Out in the streets the people were affable and smiling. Many came along to talk. The town was full of "strangers" from up country, many of them were young men who spend four or five years here earning money to pay the bride price before being married. The exorbitant demands of future fathers-in-law would appear to be one of the blights of Nigeria.

We called on Archbishop Taylor, S.M.A., and learned that there were only eleven African priests in the whole arch- diocese, and three of these were from Moslem families. I was a little surprised to find so few indigenous priests, but how my brethren of North Africa would rejoice to hear of priests from Moslem families. Of course, Islam lies somewhat lighter on many of these races than it does on the Arabs of North Africa.

By long hops down the West Coast, and pushing inland from the great ports, we had seen something of Sierra Leone, Dahomey and Nigeria, and then we arrived at Duala in the French Cameroons. This means we had left what is officially called West Africa and had arrived in Equatorial Africa. In a few days we were due to cross the Equator itself.

The first question I had fired at me on arrival at Duala was: "When are you leaving?" And then to my reply came the second shot: "Can you prove it?" Having persuaded the man in the braided cap that my intentions to leave on a certain date, were quite sincere, I was let free. We walked through the docks, passed a few European houses and shops, and went on to the "native" town of poor dilapidated huts, which looked better than they were because of the delightful green setting.

Duala is on the Gulf of Guinea which is noted for its heavy rainfall, and thick tropical vegetation is the result. The people in the streets reminded me of Dakar — unsmiling and apparently unfriendly. The Cameroons were in a state of political ferment. There was strong nationalistic feeling among all the Africans I met, and I was told that the Communist influence was strong and being carried over the border into the Congo too. Some African students I listened to said, that they were anxious to learn all they could from the French: "We can take correction and rebuke, but the trouble is we often feel treated like insects".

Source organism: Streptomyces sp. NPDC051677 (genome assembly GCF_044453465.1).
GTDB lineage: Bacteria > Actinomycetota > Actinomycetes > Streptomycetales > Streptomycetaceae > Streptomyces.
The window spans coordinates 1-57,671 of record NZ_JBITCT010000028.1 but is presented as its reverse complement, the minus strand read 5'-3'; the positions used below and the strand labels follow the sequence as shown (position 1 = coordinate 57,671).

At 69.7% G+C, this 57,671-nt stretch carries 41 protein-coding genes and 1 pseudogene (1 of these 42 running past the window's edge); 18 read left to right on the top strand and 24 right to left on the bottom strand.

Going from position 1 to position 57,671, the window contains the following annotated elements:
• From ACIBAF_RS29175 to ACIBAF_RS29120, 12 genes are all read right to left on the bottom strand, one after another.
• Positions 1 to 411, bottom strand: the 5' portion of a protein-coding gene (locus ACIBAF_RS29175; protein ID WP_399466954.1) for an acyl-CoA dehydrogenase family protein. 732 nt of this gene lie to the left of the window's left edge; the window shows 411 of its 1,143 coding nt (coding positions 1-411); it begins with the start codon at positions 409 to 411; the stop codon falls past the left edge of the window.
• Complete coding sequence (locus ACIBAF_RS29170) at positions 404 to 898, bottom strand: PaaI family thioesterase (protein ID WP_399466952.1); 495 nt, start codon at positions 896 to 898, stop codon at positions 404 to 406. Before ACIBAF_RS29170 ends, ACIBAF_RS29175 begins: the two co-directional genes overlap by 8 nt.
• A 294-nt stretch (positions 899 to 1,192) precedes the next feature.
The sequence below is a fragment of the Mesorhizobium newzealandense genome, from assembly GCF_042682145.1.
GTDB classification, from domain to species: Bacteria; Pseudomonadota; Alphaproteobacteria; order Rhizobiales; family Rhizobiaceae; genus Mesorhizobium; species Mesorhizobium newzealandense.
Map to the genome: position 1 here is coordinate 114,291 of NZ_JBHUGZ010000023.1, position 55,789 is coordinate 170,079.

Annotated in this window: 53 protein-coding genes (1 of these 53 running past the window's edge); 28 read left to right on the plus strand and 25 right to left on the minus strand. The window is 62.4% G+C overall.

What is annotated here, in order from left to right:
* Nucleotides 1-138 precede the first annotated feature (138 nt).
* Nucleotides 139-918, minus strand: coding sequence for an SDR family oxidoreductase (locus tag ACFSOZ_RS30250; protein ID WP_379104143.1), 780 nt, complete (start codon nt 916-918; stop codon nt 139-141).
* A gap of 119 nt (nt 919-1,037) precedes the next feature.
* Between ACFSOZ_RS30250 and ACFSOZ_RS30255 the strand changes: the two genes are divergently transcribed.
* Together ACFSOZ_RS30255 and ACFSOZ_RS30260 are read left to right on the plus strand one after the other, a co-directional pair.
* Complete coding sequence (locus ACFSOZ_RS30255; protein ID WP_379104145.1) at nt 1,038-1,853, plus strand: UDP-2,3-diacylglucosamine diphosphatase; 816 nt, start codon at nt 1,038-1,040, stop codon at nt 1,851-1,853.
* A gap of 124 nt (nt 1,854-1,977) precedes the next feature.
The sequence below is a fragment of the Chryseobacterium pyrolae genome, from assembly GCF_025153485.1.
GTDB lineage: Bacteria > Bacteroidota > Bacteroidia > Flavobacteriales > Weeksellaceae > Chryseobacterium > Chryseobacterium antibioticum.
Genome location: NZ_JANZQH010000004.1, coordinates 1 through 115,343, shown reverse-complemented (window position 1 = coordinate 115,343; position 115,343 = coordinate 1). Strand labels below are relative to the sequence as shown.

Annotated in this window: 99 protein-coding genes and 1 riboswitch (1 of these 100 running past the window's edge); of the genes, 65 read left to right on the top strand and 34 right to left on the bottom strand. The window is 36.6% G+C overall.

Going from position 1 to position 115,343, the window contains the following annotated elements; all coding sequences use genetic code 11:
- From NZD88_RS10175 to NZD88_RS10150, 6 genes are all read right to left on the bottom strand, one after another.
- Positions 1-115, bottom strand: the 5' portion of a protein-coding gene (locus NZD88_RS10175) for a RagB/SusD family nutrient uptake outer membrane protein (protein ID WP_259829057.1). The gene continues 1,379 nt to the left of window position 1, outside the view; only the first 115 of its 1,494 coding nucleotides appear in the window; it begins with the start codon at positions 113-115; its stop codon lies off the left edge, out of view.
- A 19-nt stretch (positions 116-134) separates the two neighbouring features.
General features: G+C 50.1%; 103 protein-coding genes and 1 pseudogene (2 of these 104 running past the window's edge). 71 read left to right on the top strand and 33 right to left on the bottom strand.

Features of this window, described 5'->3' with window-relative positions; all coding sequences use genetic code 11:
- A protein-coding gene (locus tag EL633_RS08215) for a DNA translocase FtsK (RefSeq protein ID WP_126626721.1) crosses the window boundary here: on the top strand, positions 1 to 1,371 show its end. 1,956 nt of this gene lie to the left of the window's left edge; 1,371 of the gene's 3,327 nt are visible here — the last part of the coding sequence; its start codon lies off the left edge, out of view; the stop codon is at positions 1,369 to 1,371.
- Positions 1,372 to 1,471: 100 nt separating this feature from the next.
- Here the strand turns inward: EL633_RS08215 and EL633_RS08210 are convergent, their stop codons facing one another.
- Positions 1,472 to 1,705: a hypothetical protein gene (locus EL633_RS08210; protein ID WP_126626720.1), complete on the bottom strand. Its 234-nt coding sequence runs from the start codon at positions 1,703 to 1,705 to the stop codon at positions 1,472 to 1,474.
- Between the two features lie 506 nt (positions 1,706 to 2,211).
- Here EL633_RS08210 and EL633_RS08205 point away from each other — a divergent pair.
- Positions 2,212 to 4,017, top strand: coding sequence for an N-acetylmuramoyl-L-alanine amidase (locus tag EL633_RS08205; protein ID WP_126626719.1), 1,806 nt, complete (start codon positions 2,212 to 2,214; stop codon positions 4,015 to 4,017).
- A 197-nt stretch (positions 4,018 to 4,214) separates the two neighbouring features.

That evening an old missionary full of sympathy for the way Africa is growing to maturity said: "Only seven years ago I baptised a baby here: the family was a group of primitive people, half naked. Today I baptised another baby of the same family, and you should have seen them ! They were beautifully dressed in their national costumes and full of real dignity".

In the more developed areas we missionaries must realise that the African now looks to us much less as a temporal father than he did. Local government is increasingly undertaking material work and the standard of living is rapidly improving. These changes, however, are causing new problems and are bringing about a state of affairs wherein the African needs our help as priests more than ever before.

Three miles out of Duala the missionaries were constructing an enormous centre for the J.O.C. - the French equivalent of our Young Christian Workers' Association. I went out to look at it. It had an ultra-modern chapel with the floor sloping down to the altar like a lecture room, giving everyone a perfectly clear view. There were splendid lecture halls, dining rooms and dormitories for several hundred visitors. Enthusiastic French members of the J.O.C. were constructing this building. I hoped the African Young Christian Workers would show the same enthusiasm about using it. I could not help wishing that the Africans were doing the job themselves — for themselves.

I got an interesting sidelight on the unwise desire to rush to higher standards of living — or at least to get more money. I saw a factory in ruins with its machinery rusted and rotting away. An enterprising Frenchman had started a textile industry to provide work in the area. His workmen demanded higher and higher wages until the cloth they made cost more than that imported from France. The owner held out as long as he could, trying to put sense into his men's heads, but was at last defeated and went home. Nearby there was a cement factory now completely run by Africans. That will go the way of the textile factory if they are not careful. The cement made there already costs more, and is inferior to that brought all the way from Europe.